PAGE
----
The length of string is the number of 16-bit values it contains. Usually one character corresponds to one 16-bit value, but some rarely used unicode characters are encoded as a sequence of two 16-bit values. That means that string with one character may have a length of 2. To read a string length use length property:
var s = "a"; console.log(s.length); //1
To concatenate strings use + operator on them:
var name = "Graham"; var city = "Dublin"; var text = name + " lives in " + city; console.log(text); //Graham lives in Dublin
To create string simply surround sequence of characters with double (“) or single (‘) quotes. There is no difference between them, just be consistent and use a pair of the same characters, otherwise an error will occur:
For example to place an singe apostrophe character inside a string surrounded by single quotes (similarly for double apostrophes), you must use the backslash character to “escape” this apostrophe:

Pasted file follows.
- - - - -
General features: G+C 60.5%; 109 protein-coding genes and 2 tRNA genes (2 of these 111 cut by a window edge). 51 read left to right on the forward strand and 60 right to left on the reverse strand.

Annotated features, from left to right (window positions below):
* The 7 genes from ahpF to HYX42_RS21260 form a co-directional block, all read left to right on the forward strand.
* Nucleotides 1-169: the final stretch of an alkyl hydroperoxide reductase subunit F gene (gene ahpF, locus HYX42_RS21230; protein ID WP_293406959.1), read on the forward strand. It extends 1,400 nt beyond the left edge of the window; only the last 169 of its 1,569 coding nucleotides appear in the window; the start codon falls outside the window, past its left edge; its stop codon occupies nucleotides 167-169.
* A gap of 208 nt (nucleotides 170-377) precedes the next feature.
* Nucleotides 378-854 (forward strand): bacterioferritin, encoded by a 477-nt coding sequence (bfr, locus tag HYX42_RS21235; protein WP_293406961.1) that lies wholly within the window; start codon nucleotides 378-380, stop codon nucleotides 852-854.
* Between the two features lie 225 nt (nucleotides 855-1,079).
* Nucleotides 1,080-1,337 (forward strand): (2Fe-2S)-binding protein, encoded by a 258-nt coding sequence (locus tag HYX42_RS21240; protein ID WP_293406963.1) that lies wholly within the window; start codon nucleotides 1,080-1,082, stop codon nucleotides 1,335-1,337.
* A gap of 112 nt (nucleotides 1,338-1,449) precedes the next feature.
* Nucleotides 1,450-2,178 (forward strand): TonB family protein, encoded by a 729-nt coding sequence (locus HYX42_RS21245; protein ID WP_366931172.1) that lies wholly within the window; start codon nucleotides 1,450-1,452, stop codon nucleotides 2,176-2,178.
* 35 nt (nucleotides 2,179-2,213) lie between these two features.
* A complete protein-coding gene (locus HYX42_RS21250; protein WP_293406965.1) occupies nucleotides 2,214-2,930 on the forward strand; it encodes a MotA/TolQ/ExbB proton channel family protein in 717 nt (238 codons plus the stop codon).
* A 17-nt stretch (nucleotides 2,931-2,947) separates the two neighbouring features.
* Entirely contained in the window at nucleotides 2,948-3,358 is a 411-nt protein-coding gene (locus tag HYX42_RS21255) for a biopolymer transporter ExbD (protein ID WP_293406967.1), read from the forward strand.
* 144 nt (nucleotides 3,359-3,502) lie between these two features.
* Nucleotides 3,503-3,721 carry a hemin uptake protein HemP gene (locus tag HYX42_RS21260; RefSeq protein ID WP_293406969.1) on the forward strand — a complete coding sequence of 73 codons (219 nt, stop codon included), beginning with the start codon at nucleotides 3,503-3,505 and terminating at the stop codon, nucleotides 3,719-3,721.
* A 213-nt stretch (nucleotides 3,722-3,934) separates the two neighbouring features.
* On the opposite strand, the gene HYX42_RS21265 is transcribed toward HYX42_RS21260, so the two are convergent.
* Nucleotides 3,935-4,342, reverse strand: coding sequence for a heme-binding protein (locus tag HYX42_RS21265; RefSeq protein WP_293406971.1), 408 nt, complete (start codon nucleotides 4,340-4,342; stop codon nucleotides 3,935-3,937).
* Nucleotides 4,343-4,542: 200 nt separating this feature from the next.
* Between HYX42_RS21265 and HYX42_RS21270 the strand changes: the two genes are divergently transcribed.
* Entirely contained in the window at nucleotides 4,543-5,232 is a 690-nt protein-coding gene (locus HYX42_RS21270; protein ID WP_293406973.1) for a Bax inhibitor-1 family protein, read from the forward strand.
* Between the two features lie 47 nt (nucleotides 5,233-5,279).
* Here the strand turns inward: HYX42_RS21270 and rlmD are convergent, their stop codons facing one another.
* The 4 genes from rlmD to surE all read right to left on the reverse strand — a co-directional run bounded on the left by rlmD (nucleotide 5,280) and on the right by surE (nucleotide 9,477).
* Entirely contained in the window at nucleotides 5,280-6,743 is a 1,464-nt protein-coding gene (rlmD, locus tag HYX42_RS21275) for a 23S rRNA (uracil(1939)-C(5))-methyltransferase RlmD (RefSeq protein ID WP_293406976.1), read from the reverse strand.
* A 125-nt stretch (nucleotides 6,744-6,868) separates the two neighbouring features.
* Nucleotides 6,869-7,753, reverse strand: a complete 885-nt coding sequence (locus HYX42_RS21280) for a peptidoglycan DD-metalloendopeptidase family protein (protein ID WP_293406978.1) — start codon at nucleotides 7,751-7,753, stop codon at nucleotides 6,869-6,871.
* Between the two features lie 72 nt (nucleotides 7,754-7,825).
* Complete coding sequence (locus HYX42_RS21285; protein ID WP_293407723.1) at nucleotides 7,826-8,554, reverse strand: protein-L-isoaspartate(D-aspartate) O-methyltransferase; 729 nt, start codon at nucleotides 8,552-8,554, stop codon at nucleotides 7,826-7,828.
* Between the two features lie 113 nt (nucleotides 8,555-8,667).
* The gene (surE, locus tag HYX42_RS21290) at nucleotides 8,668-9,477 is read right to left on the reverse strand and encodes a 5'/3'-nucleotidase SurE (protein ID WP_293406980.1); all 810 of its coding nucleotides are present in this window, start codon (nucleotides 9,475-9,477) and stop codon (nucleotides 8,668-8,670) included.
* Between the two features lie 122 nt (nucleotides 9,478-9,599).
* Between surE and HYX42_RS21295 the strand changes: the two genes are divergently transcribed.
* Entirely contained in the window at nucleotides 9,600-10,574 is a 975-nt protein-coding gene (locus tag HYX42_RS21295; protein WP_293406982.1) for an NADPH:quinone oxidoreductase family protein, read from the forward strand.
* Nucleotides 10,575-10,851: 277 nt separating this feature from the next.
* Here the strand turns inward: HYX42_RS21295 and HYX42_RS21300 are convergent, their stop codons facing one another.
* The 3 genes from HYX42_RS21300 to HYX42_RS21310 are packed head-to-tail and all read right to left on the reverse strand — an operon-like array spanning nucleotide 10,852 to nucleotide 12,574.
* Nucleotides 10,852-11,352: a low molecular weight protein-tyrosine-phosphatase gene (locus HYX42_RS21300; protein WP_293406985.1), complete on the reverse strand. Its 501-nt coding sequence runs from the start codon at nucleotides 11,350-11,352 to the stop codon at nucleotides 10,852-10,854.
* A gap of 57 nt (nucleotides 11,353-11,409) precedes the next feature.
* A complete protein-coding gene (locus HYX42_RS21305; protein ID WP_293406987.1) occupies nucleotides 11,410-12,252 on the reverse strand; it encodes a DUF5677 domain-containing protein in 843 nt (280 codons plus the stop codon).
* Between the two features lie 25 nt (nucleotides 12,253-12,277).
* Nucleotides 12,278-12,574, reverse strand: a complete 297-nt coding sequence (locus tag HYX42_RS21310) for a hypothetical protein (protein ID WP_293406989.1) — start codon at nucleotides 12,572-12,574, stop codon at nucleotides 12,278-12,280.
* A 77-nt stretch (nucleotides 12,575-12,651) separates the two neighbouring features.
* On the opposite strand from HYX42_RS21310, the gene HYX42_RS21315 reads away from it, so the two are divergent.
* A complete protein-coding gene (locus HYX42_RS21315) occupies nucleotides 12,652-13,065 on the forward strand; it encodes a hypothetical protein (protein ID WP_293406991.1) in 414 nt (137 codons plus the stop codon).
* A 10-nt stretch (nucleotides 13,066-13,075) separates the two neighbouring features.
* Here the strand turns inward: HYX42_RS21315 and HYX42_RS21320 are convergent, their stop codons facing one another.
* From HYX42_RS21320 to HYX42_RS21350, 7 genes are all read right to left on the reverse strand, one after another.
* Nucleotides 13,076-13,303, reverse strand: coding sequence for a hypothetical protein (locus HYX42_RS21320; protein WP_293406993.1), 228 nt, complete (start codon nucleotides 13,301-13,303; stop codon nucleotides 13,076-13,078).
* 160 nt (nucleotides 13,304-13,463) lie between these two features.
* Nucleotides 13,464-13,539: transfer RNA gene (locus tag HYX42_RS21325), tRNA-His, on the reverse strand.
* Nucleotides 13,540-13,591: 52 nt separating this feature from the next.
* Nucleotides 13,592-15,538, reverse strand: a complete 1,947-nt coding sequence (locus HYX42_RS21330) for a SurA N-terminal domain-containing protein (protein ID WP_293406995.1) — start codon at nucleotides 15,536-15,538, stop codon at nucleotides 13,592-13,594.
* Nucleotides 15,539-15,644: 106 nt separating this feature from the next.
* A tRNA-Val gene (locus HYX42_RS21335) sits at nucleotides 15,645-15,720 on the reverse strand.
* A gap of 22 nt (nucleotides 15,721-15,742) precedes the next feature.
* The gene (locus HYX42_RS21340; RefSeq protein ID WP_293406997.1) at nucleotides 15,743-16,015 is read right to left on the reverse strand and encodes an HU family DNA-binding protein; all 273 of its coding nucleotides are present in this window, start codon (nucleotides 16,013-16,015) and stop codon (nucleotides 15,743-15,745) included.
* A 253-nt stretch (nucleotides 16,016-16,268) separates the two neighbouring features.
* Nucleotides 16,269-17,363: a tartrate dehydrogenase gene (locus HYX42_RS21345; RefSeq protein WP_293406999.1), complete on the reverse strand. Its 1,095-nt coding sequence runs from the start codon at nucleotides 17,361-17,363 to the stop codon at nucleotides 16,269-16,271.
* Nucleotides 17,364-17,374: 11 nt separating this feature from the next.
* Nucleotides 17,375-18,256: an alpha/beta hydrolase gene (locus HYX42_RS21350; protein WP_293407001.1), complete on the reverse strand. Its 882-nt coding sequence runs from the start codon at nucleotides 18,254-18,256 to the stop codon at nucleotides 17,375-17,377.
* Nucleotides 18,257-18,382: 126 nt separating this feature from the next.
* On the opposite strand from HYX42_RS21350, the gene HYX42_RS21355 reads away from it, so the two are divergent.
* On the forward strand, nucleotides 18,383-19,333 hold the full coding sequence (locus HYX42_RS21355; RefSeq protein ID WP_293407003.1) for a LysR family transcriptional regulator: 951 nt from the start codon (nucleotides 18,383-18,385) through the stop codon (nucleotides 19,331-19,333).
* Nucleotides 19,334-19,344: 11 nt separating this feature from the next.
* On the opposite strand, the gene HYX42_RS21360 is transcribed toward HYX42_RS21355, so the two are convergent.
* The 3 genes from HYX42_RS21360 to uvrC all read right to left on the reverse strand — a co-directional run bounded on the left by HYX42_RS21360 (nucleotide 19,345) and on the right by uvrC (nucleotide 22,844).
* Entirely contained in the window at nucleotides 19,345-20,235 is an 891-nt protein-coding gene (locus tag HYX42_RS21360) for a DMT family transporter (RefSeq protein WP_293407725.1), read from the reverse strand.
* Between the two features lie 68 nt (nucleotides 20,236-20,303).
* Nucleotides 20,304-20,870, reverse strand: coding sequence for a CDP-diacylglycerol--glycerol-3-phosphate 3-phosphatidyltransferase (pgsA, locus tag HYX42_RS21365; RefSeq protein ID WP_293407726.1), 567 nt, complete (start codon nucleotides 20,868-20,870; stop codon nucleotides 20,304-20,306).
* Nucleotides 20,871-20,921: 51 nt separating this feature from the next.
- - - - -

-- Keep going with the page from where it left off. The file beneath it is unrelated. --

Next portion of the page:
var text = 'Don't worry, I'm fine';
Backslash and the following character form a escape sequence that represents special characters. Below a list of several useful escape sequences:
- ‘ – single quote,
- ” = double quote,
- \ – backslash,
- n – new line,
- r – carriage return,
- t – tab.
Any character can be presented by specifying its latin one or unicode character code as a hexadecimal number:
xdd – a latin-1 character specified by the two hexadecimal digits (dd),
udddd – a unicode character specified by the four hexadecimal digits (dddd).
String – a primitive data type and object
Values of type string are not objects, and string is a primitive data type. However you can read property length from string type value, you can also invoke number of methods from string type value.
var s = "String data type"; //primitive string var char = s.charAt(7); // string is temporarily converted to object to call method console.log(char); // d
See String methods.